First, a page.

Gary Beck, Perturbations
reviewed by Alison McBain
Publisher: Winter Goose Publishing
Date: October 20, 2017
Length: 128 pages
ISBN: 1941058701; 9781941058701
I’m always excited to pick up a new collection of poetry by Gary Beck, because his work challenges the status quo and our preconceptions, examining issues both universal and personal. His new work, Perturbations, is no exception.
Sometimes morose, sometimes with brief glimmerings of hope, it explores a variety of themes, some new to Mr. Beck’s repertoire and some revisted.
Some of the themes include: questioning the structure of society, culture and life; sexuality versus love; man’s interaction with the natural world; war and its aftermath; the past and its connection to the present; death and the afterlife; dreams versus reality; music and emotions; God and religion; carnality versus love; and missed connections with strangers and moments of time.
Mr. Beck has a skill in laying out in stark detail the interior thoughts of moments that are lost beneath the shuffle of the everyday, such as the ending of a relationship, a moment shared with a stranger, and the beauty/danger inherent in a subway ride.
This collection is about how things are connected, including the paradoxical subject of endings and their link to new beginnings. The past connected to the present, war connected to culture, sexuality and nature, and man’s interaction with the natural world. It is full of questions, both overt and implied. How dreams can either clash with survival or complement it; how desires can be destructive or motivating, even if thwarted; how people are people, living side by side as neighbors, no matter where or how their lives began.
There are also touches of comedy, such as the Onionesque poem “What I Would Like to Find One Day When Opening a Wall Street Journal” that has sharks coming ashore to live with people and cats plotting to take over. Or “Doggie Days,” which talks about how puppies have it easy, but there are many burdens they will have to shoulder when they become adult dogs. Or “Precious Poets,” poking fun at poetry and its detractors.
Sometimes, Mr. Beck plays with form, such as in “Questions of Youth,” which is phrased almost exclusively in questions, leading the reader to a specific, implied answer. Most times, the poems explore the nebulous future of an older generation faced with mortality, changing values, and environmental and political concerns that might outlast them.
Most of the poems are about one page, with a few longer poems providing variety. They are often free verse, some written in a sparse or conversational style, some with heavily descriptive phrases. There are a few exceptions to the rule, including rhymed verse such as “Future Hopes” and “Redemption: In Memory of William Blake.”
History and historic literature also plays a big part in the themes of this collection. Wars that are mentioned stretch as far back as the destruction of Troy, in addition to looking at more recent wars up to WWII.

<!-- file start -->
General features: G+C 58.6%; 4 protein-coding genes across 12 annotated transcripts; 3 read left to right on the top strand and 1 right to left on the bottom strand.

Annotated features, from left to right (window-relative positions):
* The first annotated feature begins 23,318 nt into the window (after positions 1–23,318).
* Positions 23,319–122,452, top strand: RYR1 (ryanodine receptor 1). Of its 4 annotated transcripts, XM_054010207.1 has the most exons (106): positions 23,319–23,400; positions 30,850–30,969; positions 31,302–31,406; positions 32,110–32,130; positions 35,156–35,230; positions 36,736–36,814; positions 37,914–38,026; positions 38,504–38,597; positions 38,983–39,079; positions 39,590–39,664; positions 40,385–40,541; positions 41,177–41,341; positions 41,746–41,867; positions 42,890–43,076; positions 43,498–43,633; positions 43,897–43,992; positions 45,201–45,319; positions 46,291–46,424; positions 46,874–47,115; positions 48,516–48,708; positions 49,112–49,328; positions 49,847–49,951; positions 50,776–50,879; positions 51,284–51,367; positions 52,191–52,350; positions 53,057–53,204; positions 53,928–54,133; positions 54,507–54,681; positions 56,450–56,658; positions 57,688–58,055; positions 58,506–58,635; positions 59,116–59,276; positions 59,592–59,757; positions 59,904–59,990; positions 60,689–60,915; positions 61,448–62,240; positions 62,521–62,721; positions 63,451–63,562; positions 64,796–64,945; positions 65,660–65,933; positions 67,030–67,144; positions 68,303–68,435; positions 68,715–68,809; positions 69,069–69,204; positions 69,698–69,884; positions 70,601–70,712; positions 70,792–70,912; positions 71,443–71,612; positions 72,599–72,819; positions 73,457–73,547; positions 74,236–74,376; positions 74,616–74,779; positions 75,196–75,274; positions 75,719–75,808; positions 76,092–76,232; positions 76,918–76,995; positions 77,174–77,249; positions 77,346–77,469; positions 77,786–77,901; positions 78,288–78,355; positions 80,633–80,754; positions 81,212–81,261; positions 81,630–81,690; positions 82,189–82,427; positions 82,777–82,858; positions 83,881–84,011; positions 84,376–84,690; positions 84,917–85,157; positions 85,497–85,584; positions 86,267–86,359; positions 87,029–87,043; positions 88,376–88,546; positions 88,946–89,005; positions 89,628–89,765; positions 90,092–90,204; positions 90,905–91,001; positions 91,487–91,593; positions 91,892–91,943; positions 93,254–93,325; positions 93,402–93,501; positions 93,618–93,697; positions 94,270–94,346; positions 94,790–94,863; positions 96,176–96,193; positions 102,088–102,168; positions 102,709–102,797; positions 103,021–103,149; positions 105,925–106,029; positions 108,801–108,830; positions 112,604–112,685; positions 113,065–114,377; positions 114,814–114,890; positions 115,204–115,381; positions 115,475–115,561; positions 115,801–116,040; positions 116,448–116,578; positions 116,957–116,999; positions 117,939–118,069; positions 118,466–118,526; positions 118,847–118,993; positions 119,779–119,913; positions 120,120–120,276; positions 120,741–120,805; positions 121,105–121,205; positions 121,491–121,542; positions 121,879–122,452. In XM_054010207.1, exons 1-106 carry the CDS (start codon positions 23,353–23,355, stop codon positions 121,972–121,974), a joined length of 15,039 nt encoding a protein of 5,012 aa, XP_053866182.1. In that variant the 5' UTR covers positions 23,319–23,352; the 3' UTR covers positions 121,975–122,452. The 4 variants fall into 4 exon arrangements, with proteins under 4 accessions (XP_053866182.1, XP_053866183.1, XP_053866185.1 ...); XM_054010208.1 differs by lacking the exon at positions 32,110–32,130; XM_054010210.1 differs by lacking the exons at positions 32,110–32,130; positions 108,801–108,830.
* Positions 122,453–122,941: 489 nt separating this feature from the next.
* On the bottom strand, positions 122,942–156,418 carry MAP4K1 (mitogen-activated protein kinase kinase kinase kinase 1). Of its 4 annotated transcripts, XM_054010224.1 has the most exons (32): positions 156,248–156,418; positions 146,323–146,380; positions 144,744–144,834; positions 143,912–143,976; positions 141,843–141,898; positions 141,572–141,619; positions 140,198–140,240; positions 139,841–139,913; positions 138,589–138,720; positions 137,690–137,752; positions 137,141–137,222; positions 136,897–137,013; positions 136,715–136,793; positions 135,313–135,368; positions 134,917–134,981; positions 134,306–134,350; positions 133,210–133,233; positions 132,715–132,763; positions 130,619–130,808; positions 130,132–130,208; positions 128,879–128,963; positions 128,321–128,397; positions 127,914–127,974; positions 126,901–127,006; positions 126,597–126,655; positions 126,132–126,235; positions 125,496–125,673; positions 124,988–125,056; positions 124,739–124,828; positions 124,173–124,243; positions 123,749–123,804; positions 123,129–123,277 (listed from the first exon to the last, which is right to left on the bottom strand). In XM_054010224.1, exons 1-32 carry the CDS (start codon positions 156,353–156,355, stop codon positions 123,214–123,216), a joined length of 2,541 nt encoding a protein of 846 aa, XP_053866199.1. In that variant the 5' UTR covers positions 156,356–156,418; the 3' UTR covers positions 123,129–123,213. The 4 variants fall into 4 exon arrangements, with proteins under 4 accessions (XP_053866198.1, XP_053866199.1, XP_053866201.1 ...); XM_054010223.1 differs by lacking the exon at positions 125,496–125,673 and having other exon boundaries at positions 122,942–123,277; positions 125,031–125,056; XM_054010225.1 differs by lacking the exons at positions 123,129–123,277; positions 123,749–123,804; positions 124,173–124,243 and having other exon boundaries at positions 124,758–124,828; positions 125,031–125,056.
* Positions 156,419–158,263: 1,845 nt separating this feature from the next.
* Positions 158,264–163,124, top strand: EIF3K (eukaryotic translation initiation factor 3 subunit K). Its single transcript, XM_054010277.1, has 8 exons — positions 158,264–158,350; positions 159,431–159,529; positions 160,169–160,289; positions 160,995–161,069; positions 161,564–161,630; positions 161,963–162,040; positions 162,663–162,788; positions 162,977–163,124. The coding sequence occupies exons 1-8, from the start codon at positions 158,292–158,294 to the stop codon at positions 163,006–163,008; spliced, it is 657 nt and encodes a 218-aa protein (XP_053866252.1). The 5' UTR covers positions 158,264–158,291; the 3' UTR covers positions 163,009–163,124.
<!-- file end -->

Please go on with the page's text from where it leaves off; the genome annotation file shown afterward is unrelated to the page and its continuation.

Other, more recent political events are often hinted at rather than examined overtly. The ancient gods, classical mythology and notable poets are referenced and celebrated. The ideas focus on history and man’s progression from the distant past through today. One such example is “Shattered”:
The goat god plays his mocking pipes,
my feet move in the ancient dance,
but my heart is as stone as statue.
This beautiful phrasing of the last line reverses the reader’s expectations and recalls a connection to the myth of Medusa, wherein one glance at her face turns the viewer to stone. In this way, the narrator is alive and present, but his heart has become stone with one glance, albeit only in his memory, at his lost beloved.
Loss is a recurrent theme. Loss of life, loss of love, loss of hope. But there can also be beauty found in loss, a profound and poignant memory that inspires as much as it devours. Each stark image of loss paints a profound picture, such as the poem “River’s Edge”:
My love is a strand of hair
gleaming on my sweater.
Nothing else remains.
She left me for another.
I sit alone by the East River
and far away,
fading into darkness,
a distant light of a ship flickers,
its foghorn breaks the silence
with a piercing wail
that is my song,
merges swiftly with city clamor,
lost in midnight current.
The clarity of the vision is absolute and beautiful... and heartbreaking.
I wish I had room to quote all the poems that resonated with me as a reader. Many were emotional reflections about love and loss, beauty found and gone, and speculations about death and the afterlife. The poems often have a bittersweet tone, not solely mournful or desolate. There is love remembered and in the midst of loss, beauty to be found in the everyday.
While I would definitely not call the overall tone of the collection uplifting, there are places of hope in the midst of bereavement, and the strength of memory to carry the reader/narrator through the currents of loneliness.
At heart, these connections between disparate elements and themes can best be summed up in the words of Mr. Beck, himself, in “Paradox”:
Blueberries and rape,
hummingbirds and persecution,
Pi and chaos,
contradictions seem to be
the very core of mystery,
for within them is contained
the good and evil in mankind.
Every time I read Mr. Beck, I find something new to enjoy in his work. I really enjoyed Perturbations, and I hope you will, too.
Copyright © 2017 by Alison McBain